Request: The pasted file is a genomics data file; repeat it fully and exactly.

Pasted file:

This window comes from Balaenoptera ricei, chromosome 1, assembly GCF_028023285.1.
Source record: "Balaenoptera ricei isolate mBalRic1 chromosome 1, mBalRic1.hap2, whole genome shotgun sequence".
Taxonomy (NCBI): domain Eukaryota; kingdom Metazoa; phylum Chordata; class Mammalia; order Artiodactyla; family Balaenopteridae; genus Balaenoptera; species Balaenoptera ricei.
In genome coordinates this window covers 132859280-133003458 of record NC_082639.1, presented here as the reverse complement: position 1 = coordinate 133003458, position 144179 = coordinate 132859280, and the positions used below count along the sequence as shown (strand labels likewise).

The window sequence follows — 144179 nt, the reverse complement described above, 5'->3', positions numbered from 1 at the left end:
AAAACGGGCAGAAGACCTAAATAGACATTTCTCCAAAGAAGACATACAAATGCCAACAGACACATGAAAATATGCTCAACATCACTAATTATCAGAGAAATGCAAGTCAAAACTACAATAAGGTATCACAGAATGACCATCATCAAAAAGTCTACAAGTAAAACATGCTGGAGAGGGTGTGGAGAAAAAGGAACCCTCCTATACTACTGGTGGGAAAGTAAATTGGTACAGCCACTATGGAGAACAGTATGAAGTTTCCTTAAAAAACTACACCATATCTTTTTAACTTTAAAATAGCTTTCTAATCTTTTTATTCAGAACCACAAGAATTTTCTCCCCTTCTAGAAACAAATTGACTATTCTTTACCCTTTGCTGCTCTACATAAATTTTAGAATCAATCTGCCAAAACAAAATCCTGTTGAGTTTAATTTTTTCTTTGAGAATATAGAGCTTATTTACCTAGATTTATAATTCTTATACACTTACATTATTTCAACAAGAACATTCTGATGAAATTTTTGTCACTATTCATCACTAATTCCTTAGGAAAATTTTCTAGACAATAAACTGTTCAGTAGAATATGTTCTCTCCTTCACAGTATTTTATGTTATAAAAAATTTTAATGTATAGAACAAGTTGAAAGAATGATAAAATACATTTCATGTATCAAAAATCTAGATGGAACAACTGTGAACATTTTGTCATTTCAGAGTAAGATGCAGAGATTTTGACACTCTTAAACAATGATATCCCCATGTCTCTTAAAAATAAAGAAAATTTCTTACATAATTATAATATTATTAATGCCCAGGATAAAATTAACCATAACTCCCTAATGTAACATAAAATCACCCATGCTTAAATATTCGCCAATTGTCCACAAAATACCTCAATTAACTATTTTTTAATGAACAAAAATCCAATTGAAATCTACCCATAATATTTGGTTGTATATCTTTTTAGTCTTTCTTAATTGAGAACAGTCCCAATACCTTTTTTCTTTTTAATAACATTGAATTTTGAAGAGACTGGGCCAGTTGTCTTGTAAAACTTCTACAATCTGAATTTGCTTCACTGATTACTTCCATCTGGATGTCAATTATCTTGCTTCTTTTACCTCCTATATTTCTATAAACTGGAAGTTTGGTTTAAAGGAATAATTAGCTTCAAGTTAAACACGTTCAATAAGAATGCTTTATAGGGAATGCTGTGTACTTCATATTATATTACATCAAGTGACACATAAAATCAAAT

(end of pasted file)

This window comes from Balaenoptera ricei, chromosome 1, assembly GCF_028023285.1.
Source record: "Balaenoptera ricei isolate mBalRic1 chromosome 1, mBalRic1.hap2, whole genome shotgun sequence".
Taxonomy (NCBI): domain Eukaryota; kingdom Metazoa; phylum Chordata; class Mammalia; order Artiodactyla; family Balaenopteridae; genus Balaenoptera; species Balaenoptera ricei.
In genome coordinates this window covers 132859280-133003458 of record NC_082639.1, presented here as the reverse complement: position 1 = coordinate 133003458, position 144179 = coordinate 132859280, and the positions used below count along the sequence as shown (strand labels likewise).

The window sequence follows — 144179 nt, the reverse complement described above, 5'->3', positions numbered from 1 at the left end:
AAAACGGGCAGAAGACCTAAATAGACATTTCTCCAAAGAAGACATACAAATGCCAACAGACACATGAAAATATGCTCAACATCACTAATTATCAGAGAAATGCAAGTCAAAACTACAATAAGGTATCACAGAATGACCATCATCAAAAAGTCTACAAGTAAAACATGCTGGAGAGGGTGTGGAGAAAAAGGAACCCTCCTATACTACTGGTGGGAAAGTAAATTGGTACAGCCACTATGGAGAACAGTATGAAGTTTCCTTAAAAAACTACACCATATCTTTTTAACTTTAAAATAGCTTTCTAATCTTTTTATTCAGAACCACAAGAATTTTCTCCCCTTCTAGAAACAAATTGACTATTCTTTACCCTTTGCTGCTCTACATAAATTTTAGAATCAATCTGCCAAAACAAAATCCTGTTGAGTTTAATTTTTTCTTTGAGAATATAGAGCTTATTTACCTAGATTTATAATTCTTATACACTTACATTATTTCAACAAGAACATTCTGATGAAATTTTTGTCACTATTCATCACTAATTCCTTAGGAAAATTTTCTAGACAATAAACTGTTCAGTAGAATATGTTCTCTCCTTCACAGTATTTTATGTTATAAAAAATTTTAATGTATAGAACAAGTTGAAAGAATGATAAAATACATTTCATGTATCAAAAATCTAGATGGAACAACTGTGAACATTTTGTCATTTCAGAGTAAGATGCAGAGATTTTGACACTCTTAAACAATGATATCCCCATGTCTCTTAAAAATAAAGAAAATTTCTTACATAATTATAATATTATTAATGCCCAGGATAAAATTAACCATAACTCCCTAATGTAACATAAAATCACCCATGCTTAAATATTCGCCAATTGTCCACAAAATACCTCAATTAACTATTTTTTAATGAACAAAAATCCAATTGAAATCTACCCATAATATTTGGTTGTATATCTTTTTAGTCTTTCTTAATTGAGAACAGTCCCAATACCTTTTTTCTTTTTAATAACATTGAATTTTGAAGAGACTGGGCCAGTTGTCTTGTAAAACTTCTACAATCTGAATTTGCTTCACTGATTACTTCCATCTGGATGTCAATTATCTTGCTTCTTTTACCTCCTATATTTCTATAAACTGGAAGTTTGGTTTAAAGGAATAATTAGCTTCAAGTTAAACACGTTCAATAAGAATGCTTTATAGGGAATGCTGTGTACTTCATATTATATTACATCAAGTGACACATAAAATCAAAT